An effort to keep last year’s refinancing of $2.87 million in Crestwood’s debt into a tax-exempt annual-appropriation note would put the city’s general fund back in debt by the end of 2008.
Cutting the general fund’s cash balance down to a federally required level of no more than 5 percent of this year’s expenses in that fund to keep the note tax exempt would result in “our cash balance in the general fund will be at a negative balance by the end of 2008,” City Administrator Frank Myers stated in a Dec. 7 memorandum to the Board of Aldermen.
Because of this possibility, Myers has recommended that aldermen consider “the unpleasant option” of converting $442,042 of the city’s projected $773,270 excess above the desired 5-percent reserve needed to keep the annual-appropriation tax exempt to a taxable note.
“When considering these options, it is important for the board to remember that based upon our 2008 cash-flow analysis, the general fund is projected to only have a cash balance of $681,653 by the end of the fiscal year,” Myers wrote. “This balance assumes the general fund retains all of its present balance of $1,195,260.
“Again, by simply meeting the 5-percent cap of $421,990 set by our 2007 general-fund spending level, our cash balance in the general fund will be at a negative balance by the end of 2008. Given the uncertainty of our sales-tax performance in light of recent developments with the Crestwood mall, I believe it is critical to protect our cash position as much as possible, which means the unpleasant option of converting a significant portion of our excess cash limit to a taxable note.”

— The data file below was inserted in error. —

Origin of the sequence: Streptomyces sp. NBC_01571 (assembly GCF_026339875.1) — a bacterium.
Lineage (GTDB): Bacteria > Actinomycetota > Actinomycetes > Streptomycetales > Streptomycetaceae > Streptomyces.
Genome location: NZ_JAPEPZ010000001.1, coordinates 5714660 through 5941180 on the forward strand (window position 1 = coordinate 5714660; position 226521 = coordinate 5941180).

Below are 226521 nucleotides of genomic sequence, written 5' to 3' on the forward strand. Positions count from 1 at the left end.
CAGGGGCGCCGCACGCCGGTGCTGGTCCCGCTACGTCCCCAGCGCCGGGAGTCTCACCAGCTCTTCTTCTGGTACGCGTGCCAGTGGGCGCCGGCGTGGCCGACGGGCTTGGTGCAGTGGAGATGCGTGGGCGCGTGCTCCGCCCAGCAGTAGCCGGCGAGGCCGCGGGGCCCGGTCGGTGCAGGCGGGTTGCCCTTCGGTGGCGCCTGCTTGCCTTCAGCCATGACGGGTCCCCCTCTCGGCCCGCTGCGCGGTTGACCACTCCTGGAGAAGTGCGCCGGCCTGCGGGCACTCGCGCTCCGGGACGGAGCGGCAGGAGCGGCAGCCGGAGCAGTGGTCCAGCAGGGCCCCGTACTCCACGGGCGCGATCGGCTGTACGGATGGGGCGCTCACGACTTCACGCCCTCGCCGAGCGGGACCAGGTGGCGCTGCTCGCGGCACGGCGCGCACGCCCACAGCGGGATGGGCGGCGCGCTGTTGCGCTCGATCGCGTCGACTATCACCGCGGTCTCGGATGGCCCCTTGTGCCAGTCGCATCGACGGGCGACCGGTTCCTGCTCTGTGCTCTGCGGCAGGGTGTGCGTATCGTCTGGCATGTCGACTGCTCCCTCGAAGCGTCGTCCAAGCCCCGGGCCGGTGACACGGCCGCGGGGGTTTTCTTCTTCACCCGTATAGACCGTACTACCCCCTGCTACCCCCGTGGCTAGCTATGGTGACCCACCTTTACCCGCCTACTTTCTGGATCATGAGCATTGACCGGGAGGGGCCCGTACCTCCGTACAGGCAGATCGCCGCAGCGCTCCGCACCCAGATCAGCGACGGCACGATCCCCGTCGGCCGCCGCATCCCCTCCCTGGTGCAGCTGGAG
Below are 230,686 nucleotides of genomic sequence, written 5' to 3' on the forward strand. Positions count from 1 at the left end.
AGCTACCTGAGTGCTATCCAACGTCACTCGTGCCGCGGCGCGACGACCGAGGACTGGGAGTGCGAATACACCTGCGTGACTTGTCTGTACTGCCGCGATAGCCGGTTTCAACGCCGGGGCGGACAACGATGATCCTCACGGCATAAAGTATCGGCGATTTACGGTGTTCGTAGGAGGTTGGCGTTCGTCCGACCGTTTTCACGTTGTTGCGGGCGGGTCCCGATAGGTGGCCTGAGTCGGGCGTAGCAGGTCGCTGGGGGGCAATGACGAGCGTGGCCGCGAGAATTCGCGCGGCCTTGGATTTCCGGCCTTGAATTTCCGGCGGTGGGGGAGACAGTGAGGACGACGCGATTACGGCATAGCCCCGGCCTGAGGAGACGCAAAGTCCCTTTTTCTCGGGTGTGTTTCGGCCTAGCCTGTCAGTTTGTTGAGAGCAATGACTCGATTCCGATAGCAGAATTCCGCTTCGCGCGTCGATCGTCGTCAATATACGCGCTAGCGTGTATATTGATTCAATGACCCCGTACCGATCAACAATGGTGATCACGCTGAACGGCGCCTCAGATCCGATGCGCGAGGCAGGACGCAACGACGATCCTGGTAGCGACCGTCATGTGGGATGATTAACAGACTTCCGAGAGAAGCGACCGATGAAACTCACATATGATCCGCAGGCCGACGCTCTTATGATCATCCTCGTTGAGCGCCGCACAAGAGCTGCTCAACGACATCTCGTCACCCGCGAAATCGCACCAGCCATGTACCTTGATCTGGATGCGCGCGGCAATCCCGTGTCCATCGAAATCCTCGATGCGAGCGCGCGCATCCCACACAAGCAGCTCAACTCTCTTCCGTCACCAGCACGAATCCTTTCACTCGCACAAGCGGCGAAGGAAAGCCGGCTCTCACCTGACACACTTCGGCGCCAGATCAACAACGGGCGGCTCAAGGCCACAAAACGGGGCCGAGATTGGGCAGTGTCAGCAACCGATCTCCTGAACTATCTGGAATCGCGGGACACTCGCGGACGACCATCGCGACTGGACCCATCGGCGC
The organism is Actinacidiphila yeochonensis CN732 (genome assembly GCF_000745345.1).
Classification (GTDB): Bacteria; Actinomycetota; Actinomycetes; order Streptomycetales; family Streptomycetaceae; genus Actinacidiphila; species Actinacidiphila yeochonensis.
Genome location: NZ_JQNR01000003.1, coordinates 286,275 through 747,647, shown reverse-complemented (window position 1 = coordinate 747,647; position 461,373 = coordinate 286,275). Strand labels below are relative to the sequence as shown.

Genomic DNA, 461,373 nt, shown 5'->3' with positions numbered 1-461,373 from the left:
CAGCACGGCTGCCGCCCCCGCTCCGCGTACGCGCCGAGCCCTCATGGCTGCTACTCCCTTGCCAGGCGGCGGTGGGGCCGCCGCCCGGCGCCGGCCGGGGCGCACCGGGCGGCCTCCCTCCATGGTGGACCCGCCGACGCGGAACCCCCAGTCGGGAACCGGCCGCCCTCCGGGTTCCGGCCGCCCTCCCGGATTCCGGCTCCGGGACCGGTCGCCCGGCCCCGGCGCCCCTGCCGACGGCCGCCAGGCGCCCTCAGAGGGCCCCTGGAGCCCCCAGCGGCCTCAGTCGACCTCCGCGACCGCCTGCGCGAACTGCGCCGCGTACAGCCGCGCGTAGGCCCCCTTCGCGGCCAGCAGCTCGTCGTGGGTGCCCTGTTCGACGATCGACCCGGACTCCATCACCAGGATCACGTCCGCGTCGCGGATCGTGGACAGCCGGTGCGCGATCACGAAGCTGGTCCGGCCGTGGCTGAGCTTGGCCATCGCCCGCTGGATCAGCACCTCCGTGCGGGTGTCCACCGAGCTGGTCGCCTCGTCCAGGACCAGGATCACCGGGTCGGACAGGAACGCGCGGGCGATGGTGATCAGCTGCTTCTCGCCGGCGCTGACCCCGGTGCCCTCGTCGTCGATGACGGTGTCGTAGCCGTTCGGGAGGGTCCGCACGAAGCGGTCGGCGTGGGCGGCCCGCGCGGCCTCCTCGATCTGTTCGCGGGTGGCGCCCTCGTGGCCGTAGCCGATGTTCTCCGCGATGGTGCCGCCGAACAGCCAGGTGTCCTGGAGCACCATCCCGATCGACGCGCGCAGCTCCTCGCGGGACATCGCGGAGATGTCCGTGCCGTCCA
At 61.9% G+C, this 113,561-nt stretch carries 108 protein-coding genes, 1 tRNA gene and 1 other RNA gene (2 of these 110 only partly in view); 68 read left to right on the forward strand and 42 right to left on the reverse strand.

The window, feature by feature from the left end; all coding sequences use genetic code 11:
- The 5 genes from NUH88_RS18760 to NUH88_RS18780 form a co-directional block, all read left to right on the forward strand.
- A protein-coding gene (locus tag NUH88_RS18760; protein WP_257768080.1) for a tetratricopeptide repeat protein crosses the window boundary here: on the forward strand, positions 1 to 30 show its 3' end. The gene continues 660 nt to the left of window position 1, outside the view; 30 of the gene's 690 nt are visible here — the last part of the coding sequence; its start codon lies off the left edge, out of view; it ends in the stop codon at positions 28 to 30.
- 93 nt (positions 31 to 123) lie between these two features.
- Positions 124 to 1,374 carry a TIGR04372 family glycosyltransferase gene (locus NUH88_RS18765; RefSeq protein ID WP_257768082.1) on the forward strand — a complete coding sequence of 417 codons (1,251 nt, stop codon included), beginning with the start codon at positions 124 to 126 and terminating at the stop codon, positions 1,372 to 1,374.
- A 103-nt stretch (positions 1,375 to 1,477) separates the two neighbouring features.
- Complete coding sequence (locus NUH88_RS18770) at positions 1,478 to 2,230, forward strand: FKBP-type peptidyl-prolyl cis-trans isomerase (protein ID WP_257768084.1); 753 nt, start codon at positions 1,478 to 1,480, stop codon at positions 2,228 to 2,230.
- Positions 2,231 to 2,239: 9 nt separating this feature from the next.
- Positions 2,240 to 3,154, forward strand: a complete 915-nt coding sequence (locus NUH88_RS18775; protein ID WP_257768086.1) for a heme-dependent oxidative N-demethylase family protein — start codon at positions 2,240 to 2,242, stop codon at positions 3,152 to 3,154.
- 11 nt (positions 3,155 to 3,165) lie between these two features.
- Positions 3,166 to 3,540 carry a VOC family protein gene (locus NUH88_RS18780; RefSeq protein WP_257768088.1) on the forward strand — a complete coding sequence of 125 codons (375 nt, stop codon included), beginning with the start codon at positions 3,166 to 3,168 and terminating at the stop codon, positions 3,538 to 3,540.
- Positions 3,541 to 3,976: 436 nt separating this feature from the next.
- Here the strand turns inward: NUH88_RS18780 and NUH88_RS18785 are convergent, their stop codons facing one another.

If the city wishes to keep its administratively projected balance of $1,195,260 by the end of 2007 in the general fund instead of dropping down to $421,990 and possibly leaving the general fund in debt by the end of 2008, aldermen have the option of converting that excess balance to a taxable note.
The city would have to pay additional interest of up to 2 percent on top of the note’s already-approved 5.44 interest rate on $442,042 of the general fund’s projected excess of $773,270. Converting that excess cash to a taxable note would also result in conversion costs to the city.
Aldermen were set to vote Tuesday night — after the Call went to press — on various options that would either convert the city’s debt to a taxable note or bring the city’s general-fund reserve below 5 percent of operating expenditures, or $421,990 of a projected $8,439,816 in general-fund expenses for all of 2007, to keep the note at tax-exempt status.
The city’s $2.87 annual-appropriation note approved in October 2006 with Royal Banks of Missouri contains an Internal Revenue Service provision that requires a 5-percent cash-balance limit in the general fund to stay at a tax-exempt status.
Any dollar amount more than the projected 5-percent balance of $421,990 in the general fund would have to be applied to the principal on the city’s annual-appropriation note by April 1 if the city wishes to keep a tax-exempt note, according to city officials.
As of Sept. 30, the city had paid $553,275 of the $2.87 million note, leaving the city with an unfulfilled debt of $2,435,000 to Royal Banks of Missouri.